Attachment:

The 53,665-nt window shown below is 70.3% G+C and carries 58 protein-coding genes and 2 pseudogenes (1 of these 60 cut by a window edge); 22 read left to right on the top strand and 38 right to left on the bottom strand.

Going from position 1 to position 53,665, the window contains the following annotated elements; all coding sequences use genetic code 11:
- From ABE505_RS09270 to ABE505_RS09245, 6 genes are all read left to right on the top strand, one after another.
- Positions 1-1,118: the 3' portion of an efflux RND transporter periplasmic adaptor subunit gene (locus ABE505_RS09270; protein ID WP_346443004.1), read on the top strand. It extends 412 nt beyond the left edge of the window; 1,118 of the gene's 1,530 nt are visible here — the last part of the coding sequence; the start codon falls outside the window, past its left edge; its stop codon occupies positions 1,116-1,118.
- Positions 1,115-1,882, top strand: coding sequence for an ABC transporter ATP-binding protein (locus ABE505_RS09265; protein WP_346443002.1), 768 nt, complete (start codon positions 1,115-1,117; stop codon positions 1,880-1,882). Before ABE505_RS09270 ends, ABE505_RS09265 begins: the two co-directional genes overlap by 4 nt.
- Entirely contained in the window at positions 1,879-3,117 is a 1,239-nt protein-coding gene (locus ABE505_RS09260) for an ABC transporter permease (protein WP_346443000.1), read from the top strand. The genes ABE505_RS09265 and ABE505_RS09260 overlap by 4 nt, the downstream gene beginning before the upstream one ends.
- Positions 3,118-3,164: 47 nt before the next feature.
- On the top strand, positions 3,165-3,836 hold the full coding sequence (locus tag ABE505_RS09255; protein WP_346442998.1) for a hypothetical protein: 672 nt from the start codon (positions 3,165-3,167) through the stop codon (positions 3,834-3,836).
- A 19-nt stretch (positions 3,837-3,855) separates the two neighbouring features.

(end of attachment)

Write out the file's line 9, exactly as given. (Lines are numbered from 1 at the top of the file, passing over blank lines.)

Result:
- A 19-nt stretch (positions 3,837-3,855) separates the two neighbouring features.